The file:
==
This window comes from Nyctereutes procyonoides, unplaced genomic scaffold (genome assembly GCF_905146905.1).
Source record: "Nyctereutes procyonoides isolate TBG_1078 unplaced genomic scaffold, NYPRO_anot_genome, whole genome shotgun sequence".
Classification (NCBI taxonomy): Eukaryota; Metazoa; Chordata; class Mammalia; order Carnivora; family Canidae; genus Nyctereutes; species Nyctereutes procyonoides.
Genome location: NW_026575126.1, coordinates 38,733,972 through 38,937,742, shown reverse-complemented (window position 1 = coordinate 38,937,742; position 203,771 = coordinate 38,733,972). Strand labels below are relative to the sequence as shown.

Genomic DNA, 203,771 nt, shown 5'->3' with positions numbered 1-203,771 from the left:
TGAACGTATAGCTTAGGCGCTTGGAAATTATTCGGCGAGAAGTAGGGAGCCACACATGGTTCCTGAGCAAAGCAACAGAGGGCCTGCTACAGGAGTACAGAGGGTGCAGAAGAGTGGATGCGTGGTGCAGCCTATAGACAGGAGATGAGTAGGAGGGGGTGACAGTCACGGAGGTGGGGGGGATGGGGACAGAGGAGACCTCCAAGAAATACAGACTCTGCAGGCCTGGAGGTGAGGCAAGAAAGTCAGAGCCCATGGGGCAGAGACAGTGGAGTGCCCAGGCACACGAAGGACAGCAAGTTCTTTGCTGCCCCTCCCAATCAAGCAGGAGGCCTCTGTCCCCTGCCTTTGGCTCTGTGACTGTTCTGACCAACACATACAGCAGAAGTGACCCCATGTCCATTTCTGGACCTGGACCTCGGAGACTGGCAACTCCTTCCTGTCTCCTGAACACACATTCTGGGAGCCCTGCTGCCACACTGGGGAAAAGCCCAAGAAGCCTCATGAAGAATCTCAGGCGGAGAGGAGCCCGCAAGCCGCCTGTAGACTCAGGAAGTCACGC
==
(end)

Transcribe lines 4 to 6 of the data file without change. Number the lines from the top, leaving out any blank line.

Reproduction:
Genome location: NW_026575126.1, coordinates 38,733,972 through 38,937,742, shown reverse-complemented (window position 1 = coordinate 38,937,742; position 203,771 = coordinate 38,733,972). Strand labels below are relative to the sequence as shown.

Genomic DNA, 203,771 nt, shown 5'->3' with positions numbered 1-203,771 from the left:
TGAACGTATAGCTTAGGCGCTTGGAAATTATTCGGCGAGAAGTAGGGAGCCACACATGGTTCCTGAGCAAAGCAACAGAGGGCCTGCTACAGGAGTACAGAGGGTGCAGAAGAGTGGATGCGTGGTGCAGCCTATAGACAGGAGATGAGTAGGAGGGGGTGACAGTCACGGAGGTGGGGGGGATGGGGACAGAGGAGACCTCCAAGAAATACAGACTCTGCAGGCCTGGAGGTGAGGCAAGAAAGTCAGAGCCCATGGGGCAGAGACAGTGGAGTGCCCAGGCACACGAAGGACAGCAAGTTCTTTGCTGCCCCTCCCAATCAAGCAGGAGGCCTCTGTCCCCTGCCTTTGGCTCTGTGACTGTTCTGACCAACACATACAGCAGAAGTGACCCCATGTCCATTTCTGGACCTGGACCTCGGAGACTGGCAACTCCTTCCTGTCTCCTGAACACACATTCTGGGAGCCCTGCTGCCACACTGGGGAAAAGCCCAAGAAGCCTCATGAAGAATCTCAGGCGGAGAGGAGCCCGCAAGCCGCCTGTAGACTCAGGAAGTCACGC